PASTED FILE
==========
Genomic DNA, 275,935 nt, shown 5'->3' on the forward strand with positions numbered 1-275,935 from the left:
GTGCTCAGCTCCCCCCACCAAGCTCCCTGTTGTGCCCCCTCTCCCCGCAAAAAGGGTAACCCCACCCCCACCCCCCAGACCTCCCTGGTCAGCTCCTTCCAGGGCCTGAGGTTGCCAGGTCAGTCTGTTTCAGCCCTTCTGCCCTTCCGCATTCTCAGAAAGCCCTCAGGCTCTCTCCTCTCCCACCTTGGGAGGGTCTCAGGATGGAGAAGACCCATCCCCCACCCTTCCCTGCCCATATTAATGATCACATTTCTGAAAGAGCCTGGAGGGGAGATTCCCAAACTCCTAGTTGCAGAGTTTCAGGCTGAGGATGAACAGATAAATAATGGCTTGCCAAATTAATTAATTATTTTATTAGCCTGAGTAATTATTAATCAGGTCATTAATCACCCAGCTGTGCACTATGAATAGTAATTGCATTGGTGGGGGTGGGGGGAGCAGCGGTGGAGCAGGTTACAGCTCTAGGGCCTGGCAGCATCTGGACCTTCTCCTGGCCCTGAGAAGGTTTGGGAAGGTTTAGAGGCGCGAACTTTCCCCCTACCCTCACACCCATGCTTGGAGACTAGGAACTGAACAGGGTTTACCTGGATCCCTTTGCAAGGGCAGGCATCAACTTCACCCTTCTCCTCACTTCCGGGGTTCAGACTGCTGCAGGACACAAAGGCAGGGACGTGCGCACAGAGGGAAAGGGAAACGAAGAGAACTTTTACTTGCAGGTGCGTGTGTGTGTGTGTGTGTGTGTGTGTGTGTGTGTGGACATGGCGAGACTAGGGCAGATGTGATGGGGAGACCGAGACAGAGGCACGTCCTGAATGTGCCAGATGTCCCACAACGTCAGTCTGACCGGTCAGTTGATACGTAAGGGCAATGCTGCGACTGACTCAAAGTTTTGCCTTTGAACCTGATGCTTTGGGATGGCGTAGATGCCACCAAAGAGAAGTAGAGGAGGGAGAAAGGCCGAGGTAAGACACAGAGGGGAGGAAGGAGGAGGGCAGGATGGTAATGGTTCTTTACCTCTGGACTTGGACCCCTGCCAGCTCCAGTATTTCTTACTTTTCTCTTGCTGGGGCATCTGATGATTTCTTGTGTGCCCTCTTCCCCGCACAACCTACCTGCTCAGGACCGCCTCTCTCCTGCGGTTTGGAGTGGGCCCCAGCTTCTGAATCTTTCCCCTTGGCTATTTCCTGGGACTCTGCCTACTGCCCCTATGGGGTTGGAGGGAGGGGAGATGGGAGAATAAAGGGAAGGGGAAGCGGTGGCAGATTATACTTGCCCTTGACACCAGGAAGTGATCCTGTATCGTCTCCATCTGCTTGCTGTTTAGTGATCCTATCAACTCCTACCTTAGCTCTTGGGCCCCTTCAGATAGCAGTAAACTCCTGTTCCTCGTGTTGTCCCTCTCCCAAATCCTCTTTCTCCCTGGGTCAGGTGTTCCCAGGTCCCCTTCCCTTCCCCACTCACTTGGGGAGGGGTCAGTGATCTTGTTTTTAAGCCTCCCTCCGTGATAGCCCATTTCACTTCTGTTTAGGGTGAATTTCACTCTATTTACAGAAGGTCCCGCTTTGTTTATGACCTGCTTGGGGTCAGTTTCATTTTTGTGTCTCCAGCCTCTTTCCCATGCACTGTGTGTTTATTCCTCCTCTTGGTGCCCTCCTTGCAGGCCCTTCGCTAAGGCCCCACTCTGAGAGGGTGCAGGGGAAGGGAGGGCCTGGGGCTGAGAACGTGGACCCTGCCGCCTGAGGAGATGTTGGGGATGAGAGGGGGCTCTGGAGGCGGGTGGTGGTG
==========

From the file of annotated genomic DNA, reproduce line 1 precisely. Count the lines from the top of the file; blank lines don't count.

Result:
Genomic DNA, 275,935 nt, shown 5'->3' on the forward strand with positions numbered 1-275,935 from the left: